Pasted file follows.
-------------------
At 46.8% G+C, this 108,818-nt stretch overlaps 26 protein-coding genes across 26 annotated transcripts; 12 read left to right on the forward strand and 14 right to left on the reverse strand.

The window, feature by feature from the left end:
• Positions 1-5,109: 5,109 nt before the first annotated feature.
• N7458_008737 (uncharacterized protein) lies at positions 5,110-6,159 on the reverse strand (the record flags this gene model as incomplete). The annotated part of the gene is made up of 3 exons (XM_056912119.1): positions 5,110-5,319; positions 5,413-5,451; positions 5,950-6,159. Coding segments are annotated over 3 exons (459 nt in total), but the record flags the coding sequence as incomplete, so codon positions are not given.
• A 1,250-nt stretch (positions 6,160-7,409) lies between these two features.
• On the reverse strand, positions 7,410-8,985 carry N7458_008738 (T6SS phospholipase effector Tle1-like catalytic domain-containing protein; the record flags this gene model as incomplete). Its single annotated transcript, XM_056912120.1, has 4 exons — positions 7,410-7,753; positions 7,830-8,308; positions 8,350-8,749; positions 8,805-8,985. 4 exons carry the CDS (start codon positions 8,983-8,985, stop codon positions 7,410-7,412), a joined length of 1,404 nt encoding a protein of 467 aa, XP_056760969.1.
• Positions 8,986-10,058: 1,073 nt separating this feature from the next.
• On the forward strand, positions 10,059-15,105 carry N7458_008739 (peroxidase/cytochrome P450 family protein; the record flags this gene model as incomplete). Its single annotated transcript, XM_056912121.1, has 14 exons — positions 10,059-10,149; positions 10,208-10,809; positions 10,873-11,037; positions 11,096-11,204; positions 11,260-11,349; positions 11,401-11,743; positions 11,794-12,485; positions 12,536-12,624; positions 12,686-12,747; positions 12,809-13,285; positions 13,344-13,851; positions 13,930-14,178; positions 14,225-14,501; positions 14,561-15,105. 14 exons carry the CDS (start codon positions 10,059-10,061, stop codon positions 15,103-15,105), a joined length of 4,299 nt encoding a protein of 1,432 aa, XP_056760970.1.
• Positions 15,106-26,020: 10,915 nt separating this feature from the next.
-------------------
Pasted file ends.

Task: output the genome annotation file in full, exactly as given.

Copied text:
At 46.8% G+C, this 108,818-nt stretch overlaps 26 protein-coding genes across 26 annotated transcripts; 12 read left to right on the forward strand and 14 right to left on the reverse strand.

The window, feature by feature from the left end:
• Positions 1-5,109: 5,109 nt before the first annotated feature.
• N7458_008737 (uncharacterized protein) lies at positions 5,110-6,159 on the reverse strand (the record flags this gene model as incomplete). The annotated part of the gene is made up of 3 exons (XM_056912119.1): positions 5,110-5,319; positions 5,413-5,451; positions 5,950-6,159. Coding segments are annotated over 3 exons (459 nt in total), but the record flags the coding sequence as incomplete, so codon positions are not given.
• A 1,250-nt stretch (positions 6,160-7,409) lies between these two features.
• On the reverse strand, positions 7,410-8,985 carry N7458_008738 (T6SS phospholipase effector Tle1-like catalytic domain-containing protein; the record flags this gene model as incomplete). Its single annotated transcript, XM_056912120.1, has 4 exons — positions 7,410-7,753; positions 7,830-8,308; positions 8,350-8,749; positions 8,805-8,985. 4 exons carry the CDS (start codon positions 8,983-8,985, stop codon positions 7,410-7,412), a joined length of 1,404 nt encoding a protein of 467 aa, XP_056760969.1.
• Positions 8,986-10,058: 1,073 nt separating this feature from the next.
• On the forward strand, positions 10,059-15,105 carry N7458_008739 (peroxidase/cytochrome P450 family protein; the record flags this gene model as incomplete). Its single annotated transcript, XM_056912121.1, has 14 exons — positions 10,059-10,149; positions 10,208-10,809; positions 10,873-11,037; positions 11,096-11,204; positions 11,260-11,349; positions 11,401-11,743; positions 11,794-12,485; positions 12,536-12,624; positions 12,686-12,747; positions 12,809-13,285; positions 13,344-13,851; positions 13,930-14,178; positions 14,225-14,501; positions 14,561-15,105. 14 exons carry the CDS (start codon positions 10,059-10,061, stop codon positions 15,103-15,105), a joined length of 4,299 nt encoding a protein of 1,432 aa, XP_056760970.1.
• Positions 15,106-26,020: 10,915 nt separating this feature from the next.